For me, my mother and grandmother are my inspiration in the kitchen. I remember spending many years of my childhood with my grandmother whilst my parents were working. I’m lucky that I also spent a lot of time with her in the kitchen and during my teenage years I did the same with my mum. Even to this day when I need a recipe, my mum is the first person I will call.
But seems like I’m not the only one. Talking to chefs and personalities around the world, it has become clear to me that mothers, grandmothers, and other female figures play a significant role in their lives and careers. I could almost say with a high level of certainty that:
it is the women in our lives that have influenced our love for Mexican food and traditions.
In Mexico, mothers are the central figure in most families; respected and honoured by husbands, children, and later by the families of their own children. In many cases, they become the worst nightmare for a daughter-in-law as the husbands seem to listen more to the mother than the wife. As lovely as it sounds, I don’t think it is something to be too proud of!
Another fact that caught my attention was that females make for more than 51% of the population in Mexico. This unevenness is mainly driven by males migrating to the USA in search of better opportunities leaving families behind. This is palpable in low-income farming communities where desperation pushes males to make the dangerous trip across the border.
Mexican women may rule at home, but, and similar to most places around the world, they are subject to discrimination and unequal treatment in society when compared to males. Significant progress has been done over the past decades but there is still a lot of work to be done to bridge the gap.
It is with a deep sense of pride that I observe more and more Mexican females being recognised for their achievements in science, politics, technology, gastronomy, entrepreneurship, and overall leadership. And the best part is that the recognition comes from both Mexican and international sources.
When it comes to gastronomy, it wasn’t too many years ago when most – if not all – the recognitions, awards, and tribute were directed only to male chefs. It was male chefs who fronted new restaurants, were in front of the cameras and received all the credit. But If you asked these chefs where all the inspiration, recipes, and guidance came from, the majority will include their mothers, grandmothers, or other inspiring females in their answers.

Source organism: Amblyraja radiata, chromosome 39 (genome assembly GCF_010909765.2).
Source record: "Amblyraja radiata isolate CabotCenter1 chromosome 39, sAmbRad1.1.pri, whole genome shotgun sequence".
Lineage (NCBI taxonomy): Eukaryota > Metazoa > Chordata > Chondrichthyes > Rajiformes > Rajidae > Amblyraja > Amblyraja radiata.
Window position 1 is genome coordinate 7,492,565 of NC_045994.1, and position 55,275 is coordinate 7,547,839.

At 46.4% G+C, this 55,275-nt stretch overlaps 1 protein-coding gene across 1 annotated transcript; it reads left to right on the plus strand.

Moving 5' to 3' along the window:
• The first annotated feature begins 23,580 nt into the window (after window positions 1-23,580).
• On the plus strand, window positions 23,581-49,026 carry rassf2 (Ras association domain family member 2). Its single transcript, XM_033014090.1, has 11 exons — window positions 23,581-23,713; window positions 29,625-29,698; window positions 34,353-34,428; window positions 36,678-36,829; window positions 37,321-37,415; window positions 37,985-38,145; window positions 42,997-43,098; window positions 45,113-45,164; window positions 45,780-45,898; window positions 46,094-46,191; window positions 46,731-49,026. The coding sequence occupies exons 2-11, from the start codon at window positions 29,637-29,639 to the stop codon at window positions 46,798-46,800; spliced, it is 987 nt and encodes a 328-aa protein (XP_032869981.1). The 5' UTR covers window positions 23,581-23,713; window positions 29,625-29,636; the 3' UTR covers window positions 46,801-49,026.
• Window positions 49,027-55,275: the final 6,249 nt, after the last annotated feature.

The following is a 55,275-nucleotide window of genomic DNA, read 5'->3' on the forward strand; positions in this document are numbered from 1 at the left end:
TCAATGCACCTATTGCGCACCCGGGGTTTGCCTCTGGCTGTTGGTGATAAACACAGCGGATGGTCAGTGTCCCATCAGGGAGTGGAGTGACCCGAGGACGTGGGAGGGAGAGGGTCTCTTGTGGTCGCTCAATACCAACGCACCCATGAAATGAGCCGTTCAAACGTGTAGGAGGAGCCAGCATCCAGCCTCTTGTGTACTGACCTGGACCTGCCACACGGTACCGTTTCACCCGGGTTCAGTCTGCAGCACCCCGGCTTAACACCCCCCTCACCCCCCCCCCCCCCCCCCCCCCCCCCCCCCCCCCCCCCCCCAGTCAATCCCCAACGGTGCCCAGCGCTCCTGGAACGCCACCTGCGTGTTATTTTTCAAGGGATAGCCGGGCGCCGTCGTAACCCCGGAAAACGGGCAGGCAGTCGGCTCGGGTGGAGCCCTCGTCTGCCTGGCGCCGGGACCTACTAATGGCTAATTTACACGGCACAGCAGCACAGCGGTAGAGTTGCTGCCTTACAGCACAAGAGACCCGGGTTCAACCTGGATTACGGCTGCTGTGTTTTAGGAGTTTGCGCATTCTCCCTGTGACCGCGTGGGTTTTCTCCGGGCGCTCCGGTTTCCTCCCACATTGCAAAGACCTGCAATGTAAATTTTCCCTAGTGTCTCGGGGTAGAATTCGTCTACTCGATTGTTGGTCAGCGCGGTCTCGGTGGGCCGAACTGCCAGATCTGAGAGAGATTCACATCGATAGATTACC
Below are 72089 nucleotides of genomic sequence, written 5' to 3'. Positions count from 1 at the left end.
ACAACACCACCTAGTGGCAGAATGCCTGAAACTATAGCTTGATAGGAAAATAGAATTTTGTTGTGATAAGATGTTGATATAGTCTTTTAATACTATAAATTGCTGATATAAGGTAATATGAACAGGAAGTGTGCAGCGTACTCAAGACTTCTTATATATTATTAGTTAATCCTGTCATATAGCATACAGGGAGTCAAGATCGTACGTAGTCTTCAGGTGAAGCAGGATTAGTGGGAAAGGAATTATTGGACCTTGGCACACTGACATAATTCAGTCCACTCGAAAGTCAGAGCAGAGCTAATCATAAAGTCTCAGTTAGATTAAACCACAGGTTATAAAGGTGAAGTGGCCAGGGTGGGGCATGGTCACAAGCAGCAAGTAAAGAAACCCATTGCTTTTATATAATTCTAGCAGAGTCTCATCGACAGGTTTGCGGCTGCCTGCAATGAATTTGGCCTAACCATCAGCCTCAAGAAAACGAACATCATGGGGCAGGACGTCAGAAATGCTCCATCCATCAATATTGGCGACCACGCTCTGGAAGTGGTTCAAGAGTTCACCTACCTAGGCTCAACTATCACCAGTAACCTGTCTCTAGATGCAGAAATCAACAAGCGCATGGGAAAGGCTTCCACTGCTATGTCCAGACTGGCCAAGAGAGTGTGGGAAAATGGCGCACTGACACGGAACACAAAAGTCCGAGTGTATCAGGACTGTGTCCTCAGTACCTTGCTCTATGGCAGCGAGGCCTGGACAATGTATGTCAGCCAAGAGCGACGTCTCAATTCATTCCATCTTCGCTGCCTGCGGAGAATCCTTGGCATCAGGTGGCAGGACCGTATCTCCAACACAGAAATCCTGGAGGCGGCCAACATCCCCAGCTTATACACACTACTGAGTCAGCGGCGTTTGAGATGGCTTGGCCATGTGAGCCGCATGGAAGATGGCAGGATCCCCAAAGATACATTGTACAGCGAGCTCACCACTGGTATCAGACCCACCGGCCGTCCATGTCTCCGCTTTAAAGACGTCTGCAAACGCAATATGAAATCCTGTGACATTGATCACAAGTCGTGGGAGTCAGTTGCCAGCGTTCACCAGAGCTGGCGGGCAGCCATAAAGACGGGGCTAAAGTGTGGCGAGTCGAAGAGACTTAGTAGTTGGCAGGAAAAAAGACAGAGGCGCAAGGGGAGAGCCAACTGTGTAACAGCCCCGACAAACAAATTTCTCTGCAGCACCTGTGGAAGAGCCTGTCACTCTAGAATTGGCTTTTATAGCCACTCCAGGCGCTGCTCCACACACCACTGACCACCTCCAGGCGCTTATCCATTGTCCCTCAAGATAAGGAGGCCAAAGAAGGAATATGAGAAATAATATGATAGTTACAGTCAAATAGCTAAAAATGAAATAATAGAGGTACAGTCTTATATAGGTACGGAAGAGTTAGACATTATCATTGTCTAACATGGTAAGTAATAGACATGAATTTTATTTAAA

During the recent pandemic, I had the humbling opportunity of video chatting with many chefs and home cooks around the world that, just like me, found themselves locked in at home. The conversations were fun, candid, educational but also eye-opening. What a privilege has been to meet these amazing individuals and listen to their stories. And through all these conversations, one thing became clear to me:
“Women hold the key to our traditions and food culture”.
In all the conversations it was our mothers, grandmother, and grand grandmothers who have preserved and pass down traditions, including recipes, from generation to generation. It was women who make every celebration special with their incredible food and stories around the table. It was women that have inspired a new generation of cooks, chefs, and researchers wanting to rediscover and understand Mexican food. It is women who most recently have started to take the spotlight in the international arena representing Mexican gastronomy and culture.
I remember Axell Torres, a chef in Sydney, saying that his favourite Mexican ingredient is ‘chilli morita’ because it reminds him of his mum’s recipe. Or Bernie Molina, from Los Angeles, proudly telling me that most of his recipes he got from her natural and in-law mothers.
But one comment that has really stuck with me is from Josefina Lopez, originally from Oaxaca and now the head chef at one of the best restaurants in Mexico City – Chapulin. Josefina said to me that when growing up in rural Oaxaca, she always worked in the community – everyone had a job to do and it was as important as other jobs. There was no discrimination based on gender, it is a team effort. And that is exactly what she has been doing ever since she moved to the big city.
The role of preserving and passing down cultural and gastronomical traditions cannot be overlooked any longer. Women in Mexico have been playing for many centuries and that makes us all Mexicans proud of our culture and gastronomy.
Let’s be proud of our Mexican women who have guarded the wisdom our Mexican cutlture for millenia
I feel like the tides are changing and we all play a significant role in ensuring we all give women the appropriate recognition for all their contributions to what we call now Mexican culture and legacy. And we should all continue working together – males and females – as a ‘community’ to bring the best of our country to the world.